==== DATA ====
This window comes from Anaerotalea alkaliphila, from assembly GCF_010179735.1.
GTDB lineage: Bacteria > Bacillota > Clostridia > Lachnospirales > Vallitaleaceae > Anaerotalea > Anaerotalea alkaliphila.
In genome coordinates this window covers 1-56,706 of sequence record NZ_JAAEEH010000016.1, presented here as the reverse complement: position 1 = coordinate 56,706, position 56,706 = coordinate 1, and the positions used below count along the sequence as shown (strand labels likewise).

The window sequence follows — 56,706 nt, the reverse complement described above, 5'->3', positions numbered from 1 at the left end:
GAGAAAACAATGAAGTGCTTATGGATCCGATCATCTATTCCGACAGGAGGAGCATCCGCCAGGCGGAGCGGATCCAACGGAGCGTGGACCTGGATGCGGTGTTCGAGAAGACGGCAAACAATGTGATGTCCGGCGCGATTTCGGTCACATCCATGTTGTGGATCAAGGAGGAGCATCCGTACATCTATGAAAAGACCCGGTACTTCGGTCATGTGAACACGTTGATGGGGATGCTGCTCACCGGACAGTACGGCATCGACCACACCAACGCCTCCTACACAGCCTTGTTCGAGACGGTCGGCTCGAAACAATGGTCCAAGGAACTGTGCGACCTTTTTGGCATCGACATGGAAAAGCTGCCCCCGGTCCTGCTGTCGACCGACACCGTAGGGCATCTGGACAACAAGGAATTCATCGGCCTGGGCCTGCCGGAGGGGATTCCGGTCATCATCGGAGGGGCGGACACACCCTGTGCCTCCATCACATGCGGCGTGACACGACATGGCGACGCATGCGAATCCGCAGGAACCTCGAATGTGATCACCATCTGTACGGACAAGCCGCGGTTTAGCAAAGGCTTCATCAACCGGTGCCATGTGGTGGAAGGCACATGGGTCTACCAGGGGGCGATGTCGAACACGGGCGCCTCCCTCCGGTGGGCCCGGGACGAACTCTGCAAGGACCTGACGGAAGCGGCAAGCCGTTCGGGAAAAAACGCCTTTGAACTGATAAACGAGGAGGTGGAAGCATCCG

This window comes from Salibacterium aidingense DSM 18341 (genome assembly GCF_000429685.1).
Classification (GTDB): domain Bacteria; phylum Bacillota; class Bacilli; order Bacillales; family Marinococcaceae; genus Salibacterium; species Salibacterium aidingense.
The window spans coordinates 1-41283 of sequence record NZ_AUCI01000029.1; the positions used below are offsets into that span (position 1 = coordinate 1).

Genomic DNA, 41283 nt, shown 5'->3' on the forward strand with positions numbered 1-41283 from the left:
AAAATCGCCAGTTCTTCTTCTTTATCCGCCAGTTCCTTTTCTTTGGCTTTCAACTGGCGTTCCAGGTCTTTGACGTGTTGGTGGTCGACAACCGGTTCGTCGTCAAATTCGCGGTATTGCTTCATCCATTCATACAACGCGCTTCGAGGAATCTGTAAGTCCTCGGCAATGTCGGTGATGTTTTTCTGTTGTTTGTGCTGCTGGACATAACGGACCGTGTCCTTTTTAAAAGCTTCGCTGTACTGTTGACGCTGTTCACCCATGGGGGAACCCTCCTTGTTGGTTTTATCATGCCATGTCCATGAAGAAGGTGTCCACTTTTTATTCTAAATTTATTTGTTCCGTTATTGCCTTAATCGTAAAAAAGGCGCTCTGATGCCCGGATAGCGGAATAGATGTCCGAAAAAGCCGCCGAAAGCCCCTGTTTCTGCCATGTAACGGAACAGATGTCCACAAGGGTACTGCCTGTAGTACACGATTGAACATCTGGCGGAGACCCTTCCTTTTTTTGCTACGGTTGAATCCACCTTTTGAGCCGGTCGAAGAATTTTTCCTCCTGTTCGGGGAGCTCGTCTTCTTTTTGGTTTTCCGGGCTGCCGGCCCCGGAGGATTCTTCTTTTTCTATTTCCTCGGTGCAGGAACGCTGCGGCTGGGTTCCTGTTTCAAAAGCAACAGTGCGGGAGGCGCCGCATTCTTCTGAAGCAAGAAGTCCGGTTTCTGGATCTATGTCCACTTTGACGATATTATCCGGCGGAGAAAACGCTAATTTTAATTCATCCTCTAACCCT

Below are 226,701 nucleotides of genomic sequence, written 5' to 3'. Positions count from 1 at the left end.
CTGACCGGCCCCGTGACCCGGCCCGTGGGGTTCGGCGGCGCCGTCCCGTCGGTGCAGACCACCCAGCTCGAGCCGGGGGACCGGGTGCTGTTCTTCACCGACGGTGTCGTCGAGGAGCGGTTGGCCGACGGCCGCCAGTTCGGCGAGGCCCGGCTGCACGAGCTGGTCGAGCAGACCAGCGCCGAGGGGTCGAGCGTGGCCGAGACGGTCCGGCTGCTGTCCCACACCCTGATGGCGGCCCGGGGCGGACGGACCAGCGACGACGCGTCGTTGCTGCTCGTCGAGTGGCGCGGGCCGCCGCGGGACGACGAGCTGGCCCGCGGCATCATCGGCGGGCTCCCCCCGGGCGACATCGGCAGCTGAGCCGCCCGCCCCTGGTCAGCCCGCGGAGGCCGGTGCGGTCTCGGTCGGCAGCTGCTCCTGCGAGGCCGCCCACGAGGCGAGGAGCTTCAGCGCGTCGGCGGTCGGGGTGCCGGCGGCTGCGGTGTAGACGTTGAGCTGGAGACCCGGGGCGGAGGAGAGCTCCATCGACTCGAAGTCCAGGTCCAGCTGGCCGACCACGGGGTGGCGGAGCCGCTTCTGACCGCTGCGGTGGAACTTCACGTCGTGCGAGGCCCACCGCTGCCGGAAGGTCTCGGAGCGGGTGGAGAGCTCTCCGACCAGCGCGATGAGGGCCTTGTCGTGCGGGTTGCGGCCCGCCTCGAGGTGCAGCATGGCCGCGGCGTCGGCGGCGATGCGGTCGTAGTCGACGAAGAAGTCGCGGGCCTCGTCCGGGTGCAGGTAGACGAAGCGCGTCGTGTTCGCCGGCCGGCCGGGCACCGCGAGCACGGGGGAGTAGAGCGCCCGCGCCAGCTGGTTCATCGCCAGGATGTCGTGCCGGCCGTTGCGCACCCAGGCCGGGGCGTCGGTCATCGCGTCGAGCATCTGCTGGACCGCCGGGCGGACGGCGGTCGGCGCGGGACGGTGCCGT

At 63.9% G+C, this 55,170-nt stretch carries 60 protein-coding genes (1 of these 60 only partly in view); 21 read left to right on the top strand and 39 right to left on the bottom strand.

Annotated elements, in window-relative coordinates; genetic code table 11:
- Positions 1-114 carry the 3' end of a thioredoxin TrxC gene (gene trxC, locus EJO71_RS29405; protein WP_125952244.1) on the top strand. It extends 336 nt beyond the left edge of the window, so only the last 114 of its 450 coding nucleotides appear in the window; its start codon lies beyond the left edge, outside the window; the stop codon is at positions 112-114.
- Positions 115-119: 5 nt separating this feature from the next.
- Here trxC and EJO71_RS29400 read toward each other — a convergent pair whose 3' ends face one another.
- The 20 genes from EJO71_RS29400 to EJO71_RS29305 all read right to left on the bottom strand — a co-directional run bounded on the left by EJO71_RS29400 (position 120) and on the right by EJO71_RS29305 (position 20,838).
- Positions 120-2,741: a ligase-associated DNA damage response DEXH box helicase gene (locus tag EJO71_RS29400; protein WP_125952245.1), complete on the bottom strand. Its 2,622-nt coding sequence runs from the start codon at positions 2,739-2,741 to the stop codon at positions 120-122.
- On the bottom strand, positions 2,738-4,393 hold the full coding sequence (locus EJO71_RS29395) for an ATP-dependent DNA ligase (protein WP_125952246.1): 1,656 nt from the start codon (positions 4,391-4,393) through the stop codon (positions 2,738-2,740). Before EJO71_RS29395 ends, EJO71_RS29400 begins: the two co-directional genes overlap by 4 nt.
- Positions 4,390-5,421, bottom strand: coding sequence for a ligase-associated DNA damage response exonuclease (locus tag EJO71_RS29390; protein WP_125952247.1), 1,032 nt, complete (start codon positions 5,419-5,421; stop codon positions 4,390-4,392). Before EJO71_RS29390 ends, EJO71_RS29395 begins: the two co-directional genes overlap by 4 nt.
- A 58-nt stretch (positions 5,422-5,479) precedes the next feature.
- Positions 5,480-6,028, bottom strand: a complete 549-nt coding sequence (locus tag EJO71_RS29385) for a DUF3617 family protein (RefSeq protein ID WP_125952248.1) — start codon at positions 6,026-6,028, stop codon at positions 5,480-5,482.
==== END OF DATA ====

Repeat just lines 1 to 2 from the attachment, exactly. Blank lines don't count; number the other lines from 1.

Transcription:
This window comes from Anaerotalea alkaliphila, from assembly GCF_010179735.1.
GTDB lineage: Bacteria > Bacillota > Clostridia > Lachnospirales > Vallitaleaceae > Anaerotalea > Anaerotalea alkaliphila.